The Truth Behind Living, Working, Playing and Surviving in Japan

A guide for anyone spending a good amount of time abroad in the Land of the Rising Sun.

Before acquiring my current position at HYPEBEAST, I was–in one way or another– a lost soul. Graduating from a State University with a Bachelor’s in Communication opened no proverbial doors, nor did the major really guide me in any direction towards a career at the time. “You can do anything, but that’s the problem: you can do ANYTHING,” remarked my counselor during my final semester. “You’re young, your grades are fantastic, and you have extracurriculars. What do you want to do?” At the time I had no real answer, but one thing I knew I wanted to do was travel and see the world I was preparing to lunge into, filled with fears and empty in my pockets. Once my counselor heard the “T” word she slid over a packet for an English language school in Japan called NOVA over to me and my journey had thus begun. “Why not?” I figured, it’s only for a year and if I hated it then I’d be done before I turn 23.

I ended up living in Japan for six years. Six.

For anyone looking for a career path in life and want to see new things, explore different cultures and customs, to become a better person and possibly learn the hard way doing so, I HIGHLY recommend considering the English teaching/instructing path in Japan, but as many have exclaimed it’s not without its pitfalls.

Japan is a tough country to live and work in. You’ll hear horror stories of businessmen working themselves to death, and how the suicide rate is shockingly high. Pay can be low; rent is high; customs are difficult to abide by (some of which are seemingly backwards at times); and if you’re of western descent there’s the stereotype that you’ll never fit in as a “gaijin” (Japanese for “outsider”). But if you’re brave, adventurous, open-minded and most of all tolerant and understanding, moving to Japan is one of the best decision you’ll ever make.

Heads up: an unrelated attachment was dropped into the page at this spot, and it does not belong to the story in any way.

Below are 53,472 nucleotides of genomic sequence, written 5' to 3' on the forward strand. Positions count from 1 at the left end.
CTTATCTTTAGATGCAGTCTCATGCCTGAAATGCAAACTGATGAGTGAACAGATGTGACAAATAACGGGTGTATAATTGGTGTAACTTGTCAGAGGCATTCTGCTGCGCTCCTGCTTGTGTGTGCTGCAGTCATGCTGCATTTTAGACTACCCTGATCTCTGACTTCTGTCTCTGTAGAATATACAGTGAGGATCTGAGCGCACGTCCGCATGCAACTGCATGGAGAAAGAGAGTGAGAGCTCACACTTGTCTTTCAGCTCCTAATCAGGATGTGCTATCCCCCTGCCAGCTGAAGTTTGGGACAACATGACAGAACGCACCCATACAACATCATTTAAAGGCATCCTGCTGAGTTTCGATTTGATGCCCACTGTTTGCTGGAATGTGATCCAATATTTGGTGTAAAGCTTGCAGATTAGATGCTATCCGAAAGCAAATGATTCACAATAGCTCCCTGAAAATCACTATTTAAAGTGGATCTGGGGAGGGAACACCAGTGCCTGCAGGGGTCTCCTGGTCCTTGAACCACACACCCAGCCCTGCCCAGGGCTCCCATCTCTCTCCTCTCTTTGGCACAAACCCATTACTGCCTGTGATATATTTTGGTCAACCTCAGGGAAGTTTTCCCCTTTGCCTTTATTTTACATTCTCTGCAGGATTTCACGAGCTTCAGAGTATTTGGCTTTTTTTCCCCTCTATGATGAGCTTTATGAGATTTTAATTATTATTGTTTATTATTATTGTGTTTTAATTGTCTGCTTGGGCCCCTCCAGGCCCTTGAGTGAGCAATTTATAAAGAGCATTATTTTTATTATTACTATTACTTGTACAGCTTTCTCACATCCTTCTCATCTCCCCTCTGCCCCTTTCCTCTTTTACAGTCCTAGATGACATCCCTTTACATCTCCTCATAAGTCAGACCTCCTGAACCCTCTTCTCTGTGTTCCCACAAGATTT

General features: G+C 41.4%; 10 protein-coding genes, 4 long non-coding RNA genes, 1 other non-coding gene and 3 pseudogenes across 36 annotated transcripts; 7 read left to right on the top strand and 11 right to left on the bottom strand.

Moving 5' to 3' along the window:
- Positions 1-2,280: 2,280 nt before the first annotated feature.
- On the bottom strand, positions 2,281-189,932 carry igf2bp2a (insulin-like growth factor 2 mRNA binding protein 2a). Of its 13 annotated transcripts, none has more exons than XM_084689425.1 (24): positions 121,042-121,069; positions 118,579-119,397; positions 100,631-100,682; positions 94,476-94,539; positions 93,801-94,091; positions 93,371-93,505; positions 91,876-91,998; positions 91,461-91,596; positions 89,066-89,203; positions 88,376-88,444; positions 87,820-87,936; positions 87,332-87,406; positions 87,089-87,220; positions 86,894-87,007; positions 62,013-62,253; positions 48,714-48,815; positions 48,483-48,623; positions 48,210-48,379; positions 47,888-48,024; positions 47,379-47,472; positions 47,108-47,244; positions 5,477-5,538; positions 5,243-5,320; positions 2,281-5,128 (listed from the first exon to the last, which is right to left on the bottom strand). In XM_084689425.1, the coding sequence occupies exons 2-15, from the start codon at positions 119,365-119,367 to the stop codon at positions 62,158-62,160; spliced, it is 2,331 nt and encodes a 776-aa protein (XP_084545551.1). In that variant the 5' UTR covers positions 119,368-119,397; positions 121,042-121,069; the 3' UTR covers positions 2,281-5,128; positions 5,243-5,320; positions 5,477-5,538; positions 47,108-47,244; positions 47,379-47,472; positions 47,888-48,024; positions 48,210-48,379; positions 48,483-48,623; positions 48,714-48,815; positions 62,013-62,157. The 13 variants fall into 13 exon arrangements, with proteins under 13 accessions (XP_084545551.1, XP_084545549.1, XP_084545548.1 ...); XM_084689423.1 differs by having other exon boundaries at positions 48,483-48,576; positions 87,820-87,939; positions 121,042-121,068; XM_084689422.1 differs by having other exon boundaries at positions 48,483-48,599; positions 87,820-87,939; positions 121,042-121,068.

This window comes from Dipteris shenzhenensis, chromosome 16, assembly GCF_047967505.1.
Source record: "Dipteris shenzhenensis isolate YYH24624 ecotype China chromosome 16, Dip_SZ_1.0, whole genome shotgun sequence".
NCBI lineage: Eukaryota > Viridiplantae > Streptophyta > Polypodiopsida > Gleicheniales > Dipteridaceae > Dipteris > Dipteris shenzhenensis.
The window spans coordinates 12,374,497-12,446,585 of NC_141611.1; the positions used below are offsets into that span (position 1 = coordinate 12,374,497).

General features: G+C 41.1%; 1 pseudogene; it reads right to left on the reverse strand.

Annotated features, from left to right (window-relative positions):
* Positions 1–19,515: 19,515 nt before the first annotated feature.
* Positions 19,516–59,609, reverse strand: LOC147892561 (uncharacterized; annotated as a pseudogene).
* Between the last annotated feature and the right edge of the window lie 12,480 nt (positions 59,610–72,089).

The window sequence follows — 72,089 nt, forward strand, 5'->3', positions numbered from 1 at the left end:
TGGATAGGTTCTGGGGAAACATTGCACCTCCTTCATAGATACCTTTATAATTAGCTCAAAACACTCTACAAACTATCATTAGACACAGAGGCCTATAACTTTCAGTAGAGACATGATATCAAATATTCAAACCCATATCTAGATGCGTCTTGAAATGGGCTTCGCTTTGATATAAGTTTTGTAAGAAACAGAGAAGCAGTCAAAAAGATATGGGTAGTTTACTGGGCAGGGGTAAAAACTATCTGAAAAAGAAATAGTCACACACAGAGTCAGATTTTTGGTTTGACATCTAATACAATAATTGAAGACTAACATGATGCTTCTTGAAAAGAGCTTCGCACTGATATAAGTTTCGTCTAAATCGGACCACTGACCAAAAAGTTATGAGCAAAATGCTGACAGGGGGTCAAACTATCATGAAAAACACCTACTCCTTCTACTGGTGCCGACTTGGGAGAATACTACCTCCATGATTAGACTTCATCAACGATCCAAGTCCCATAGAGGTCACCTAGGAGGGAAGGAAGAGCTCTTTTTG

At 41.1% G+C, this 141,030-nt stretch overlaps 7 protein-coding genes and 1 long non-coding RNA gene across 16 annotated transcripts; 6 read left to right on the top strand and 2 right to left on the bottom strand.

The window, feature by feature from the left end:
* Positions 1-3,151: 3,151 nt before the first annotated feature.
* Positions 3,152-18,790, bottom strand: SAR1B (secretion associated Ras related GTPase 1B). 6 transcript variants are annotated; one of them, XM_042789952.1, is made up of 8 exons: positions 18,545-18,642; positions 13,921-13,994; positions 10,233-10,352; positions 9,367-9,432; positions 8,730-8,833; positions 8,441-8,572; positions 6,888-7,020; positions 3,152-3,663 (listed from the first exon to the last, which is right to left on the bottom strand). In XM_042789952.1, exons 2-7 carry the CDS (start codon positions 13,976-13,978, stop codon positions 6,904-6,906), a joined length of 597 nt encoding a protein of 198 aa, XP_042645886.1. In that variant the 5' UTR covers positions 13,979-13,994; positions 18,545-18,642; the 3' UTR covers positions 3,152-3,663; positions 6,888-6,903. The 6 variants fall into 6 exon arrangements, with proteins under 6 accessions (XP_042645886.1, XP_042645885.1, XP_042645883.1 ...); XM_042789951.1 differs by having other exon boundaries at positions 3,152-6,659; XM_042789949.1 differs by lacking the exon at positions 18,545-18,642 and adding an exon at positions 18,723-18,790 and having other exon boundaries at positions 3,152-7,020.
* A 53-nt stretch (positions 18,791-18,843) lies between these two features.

In this guide, we’ll look at four aspects to spending the next X number of years as an expat in Japan; what you need to know, how to handle certain scenarios, some pitfalls to look out for and a general understanding of what you may be getting yourself into.


First thing’s first; no matter where you’re coming from, accommodations are going to be different, especially if you’re coming from western civilizations. Most likely if you get hired by an English school like AEON or ECC, they’ll set you up with an apartment and do the majority of the paperwork for you which is a godsend. You may have roommates while other schools provide you with private housing; there’s pros and cons to both. Private apartments are great if you’d rather have privacy, but my first experience with two foreign roommates really helped as they provided insight into the neighborhood, the job and most importantly what I should or shouldn’t do on my new endeavor.

Homes are not–repeat, NOT–insulated, so winters are cold, especially if you live up North. Walls are also paper thin and conversations can sound as if all parties are behind simple dividers rather than structures. Alongside your expected humbleness towards your roommates, neighbors, building and surroundings, remember that Japanese people are generally conservative, so those hip-hop tracks, dance sessions and tense Call of Duty heats will need to stop around 10 p.m.

Once you finish your contract and are thus required to find your own place, be prepared emotionally and financially–the latter more than the former. Many apartments require a lot before moving in, so expect to pay 2-3 months worth of rent up front, plus a security fee and something called a “Reikin,” loosely translated to “Key Money” which is a sizable fee just as a gift to the landlord that you’ll never see again. The culture has since begun to stray away from needing Key Money but it’s still very much a custom that is often unavoidable. Once you’re settled in, keep in mind there are tons of regulations that may or may not seem familiar; garbage and “quiet time” schedules may seem understandable while, say, the “TV receiving fees” will blow your mind. NHK, Japan’s equivalent to PBS, operates solely on the fees provided by each and every household rather than by voluntary donations, and can cost from approximately $12 USD a month to $250 USD a year, depending on payment method and TV equipment set up. The only true way to avoid this fee once the agent comes to visit is to not have a television at all in your home–a much more reasonable option now a days with Netflix and internet streaming options widely adopted.

Remember to find your nearby supermarket/post office/gym, plan your commute to your office (rural areas can often have odd train schedules that can run 30 minutes at a time), and keep your exorbitant collections or obsessions to a minimum; you’ll run out of space extremely quickly when you realize that your bathroom contains both the toilet and the shower for a reason.